Panel Paper: Do Businesses That Join Voluntary Climate Initiatives Emit Less Carbon? Evidence from S&p 500 Firms and the Carbon Disclosure Project

Saturday, November 10, 2018
Coolidge - Mezz Level (Marriott Wardman Park)

*Names in bold indicate Presenter

Lily Hsueh, Arizona State University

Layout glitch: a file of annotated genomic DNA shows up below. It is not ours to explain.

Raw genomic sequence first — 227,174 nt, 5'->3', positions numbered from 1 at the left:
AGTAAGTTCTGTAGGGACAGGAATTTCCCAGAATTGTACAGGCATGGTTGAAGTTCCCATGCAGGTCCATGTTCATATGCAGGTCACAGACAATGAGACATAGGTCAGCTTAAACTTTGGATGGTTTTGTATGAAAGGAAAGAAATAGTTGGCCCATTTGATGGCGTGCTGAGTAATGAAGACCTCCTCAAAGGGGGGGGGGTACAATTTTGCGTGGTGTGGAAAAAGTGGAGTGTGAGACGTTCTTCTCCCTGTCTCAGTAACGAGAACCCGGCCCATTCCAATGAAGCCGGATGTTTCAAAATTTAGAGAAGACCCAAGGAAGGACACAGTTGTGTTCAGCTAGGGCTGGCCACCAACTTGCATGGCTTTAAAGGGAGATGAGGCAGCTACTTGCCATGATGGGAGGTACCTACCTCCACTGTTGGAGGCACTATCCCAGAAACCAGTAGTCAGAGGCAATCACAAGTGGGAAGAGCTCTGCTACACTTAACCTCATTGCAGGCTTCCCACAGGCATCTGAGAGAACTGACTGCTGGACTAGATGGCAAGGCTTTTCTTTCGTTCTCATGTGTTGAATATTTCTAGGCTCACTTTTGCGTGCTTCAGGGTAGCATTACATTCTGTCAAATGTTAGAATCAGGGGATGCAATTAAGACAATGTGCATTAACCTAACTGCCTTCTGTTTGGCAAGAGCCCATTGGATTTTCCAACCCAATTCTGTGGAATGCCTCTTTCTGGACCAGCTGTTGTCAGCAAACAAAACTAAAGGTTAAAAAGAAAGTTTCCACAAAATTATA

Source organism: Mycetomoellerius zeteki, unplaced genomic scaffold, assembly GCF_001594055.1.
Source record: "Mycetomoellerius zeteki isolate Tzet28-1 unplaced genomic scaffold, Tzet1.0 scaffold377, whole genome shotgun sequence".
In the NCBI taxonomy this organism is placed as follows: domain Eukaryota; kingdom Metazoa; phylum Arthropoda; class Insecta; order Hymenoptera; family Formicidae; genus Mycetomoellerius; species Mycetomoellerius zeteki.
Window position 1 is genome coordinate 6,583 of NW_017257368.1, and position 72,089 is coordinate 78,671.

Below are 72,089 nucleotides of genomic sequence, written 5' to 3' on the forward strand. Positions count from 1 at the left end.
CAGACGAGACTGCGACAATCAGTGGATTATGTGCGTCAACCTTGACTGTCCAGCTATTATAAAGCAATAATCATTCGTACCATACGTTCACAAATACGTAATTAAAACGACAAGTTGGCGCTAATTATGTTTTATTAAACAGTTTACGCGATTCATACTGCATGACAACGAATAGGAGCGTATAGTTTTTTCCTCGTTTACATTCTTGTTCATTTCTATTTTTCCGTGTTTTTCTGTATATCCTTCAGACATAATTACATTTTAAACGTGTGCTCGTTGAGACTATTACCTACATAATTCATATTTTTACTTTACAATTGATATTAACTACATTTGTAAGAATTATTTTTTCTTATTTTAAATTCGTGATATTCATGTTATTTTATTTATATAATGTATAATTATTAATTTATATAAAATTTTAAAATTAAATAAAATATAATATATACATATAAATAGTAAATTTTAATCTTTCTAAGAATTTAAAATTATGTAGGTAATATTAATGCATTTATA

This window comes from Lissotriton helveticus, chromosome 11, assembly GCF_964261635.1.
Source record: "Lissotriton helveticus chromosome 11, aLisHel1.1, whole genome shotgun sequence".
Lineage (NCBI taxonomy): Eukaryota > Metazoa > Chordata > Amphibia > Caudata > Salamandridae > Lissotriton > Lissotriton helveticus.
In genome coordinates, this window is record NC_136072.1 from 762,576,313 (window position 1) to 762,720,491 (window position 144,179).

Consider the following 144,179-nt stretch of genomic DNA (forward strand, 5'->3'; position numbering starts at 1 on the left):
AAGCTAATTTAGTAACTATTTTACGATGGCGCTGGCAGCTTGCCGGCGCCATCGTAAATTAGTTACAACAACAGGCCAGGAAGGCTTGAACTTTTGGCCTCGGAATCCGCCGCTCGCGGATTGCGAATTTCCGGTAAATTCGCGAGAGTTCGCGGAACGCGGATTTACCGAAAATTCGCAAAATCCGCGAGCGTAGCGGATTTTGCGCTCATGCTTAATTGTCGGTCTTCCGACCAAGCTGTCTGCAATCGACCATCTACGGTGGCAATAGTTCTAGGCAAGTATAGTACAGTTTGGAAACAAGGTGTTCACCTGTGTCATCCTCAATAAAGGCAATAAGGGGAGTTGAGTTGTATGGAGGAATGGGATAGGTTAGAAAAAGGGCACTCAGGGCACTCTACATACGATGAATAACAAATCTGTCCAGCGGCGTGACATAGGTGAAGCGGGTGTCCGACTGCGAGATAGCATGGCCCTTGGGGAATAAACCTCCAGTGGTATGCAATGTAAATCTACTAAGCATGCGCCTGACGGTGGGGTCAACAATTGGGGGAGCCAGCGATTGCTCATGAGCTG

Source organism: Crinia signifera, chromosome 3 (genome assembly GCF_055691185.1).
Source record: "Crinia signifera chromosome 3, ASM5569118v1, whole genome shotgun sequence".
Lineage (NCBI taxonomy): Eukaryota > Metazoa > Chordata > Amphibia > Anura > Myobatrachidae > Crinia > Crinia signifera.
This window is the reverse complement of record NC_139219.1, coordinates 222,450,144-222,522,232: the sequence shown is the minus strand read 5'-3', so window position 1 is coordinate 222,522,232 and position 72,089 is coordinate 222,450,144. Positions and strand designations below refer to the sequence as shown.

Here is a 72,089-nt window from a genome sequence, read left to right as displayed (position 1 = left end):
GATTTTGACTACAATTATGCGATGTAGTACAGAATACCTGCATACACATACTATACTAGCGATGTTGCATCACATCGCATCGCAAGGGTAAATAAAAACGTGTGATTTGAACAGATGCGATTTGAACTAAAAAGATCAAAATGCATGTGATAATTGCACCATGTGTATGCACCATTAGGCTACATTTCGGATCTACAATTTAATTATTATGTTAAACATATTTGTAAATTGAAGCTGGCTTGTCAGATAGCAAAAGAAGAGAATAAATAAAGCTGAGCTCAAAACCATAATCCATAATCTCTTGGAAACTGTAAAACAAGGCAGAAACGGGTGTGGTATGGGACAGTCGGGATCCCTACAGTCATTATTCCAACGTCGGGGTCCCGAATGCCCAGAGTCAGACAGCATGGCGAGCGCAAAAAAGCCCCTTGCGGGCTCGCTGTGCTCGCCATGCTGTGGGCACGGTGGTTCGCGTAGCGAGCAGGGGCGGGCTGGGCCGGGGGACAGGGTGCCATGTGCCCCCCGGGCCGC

There is little research on the effectiveness of proactive climate action by corporations in reducing their carbon footprints. Existing studies on corporate participation in voluntary climate initiatives have by and large found that participation does not have an effect on firms’ carbon emissions, and in fact, one study finds that participation is associated with an increase in carbon emission intensity by firms. These prior studies model participation as a binary decision and do not account for the heterogeneity in firms’ intensive margins of participation. By contrast, this paper takes a different approach and hypothesizes that firms that participate more intensively (e.g., engage in higher levels of investments in renewable energy or higher levels of carbon disclosure) are more likely to reduce carbon emissions than those that do not. To test this hypothesis, this paper model the decision of firms to participate in the Carbon Disclosure Project (CDP)—a voluntary initiative that invites firms to disclose their carbon emissions—in a discrete-continuous choice model, whereby the binary choice of participation is linked with continuous choices about the 1) level of carbon disclosure and 2) intensity of carbon emissions. Dynamic panel model estimation serves as an alternative modeling approach. Empirical analysis is based on data from a panel of S&P 500 firms during 2011-2016. Firm-level characteristics include participation in the CDP, level of carbon disclosure, carbon emissions, carbon emission intensity, firm size, and data on firms’ carbon management practices, such as the existence of senior managers responsible for climate change, integration of climate risks in business operations, and adoption of quantifiable emissions targets. The empirical analysis also controls for political economy factors, such as U.S. state level policies and stakeholder pressures. For identification, difference-in-difference-in-differences specifications that are nested within discrete-continuous choice models are employed to exploit President Obama’s announcements of executive actions on climate change, which increased the likelihood of climate change regulation in the U.S. during the study period.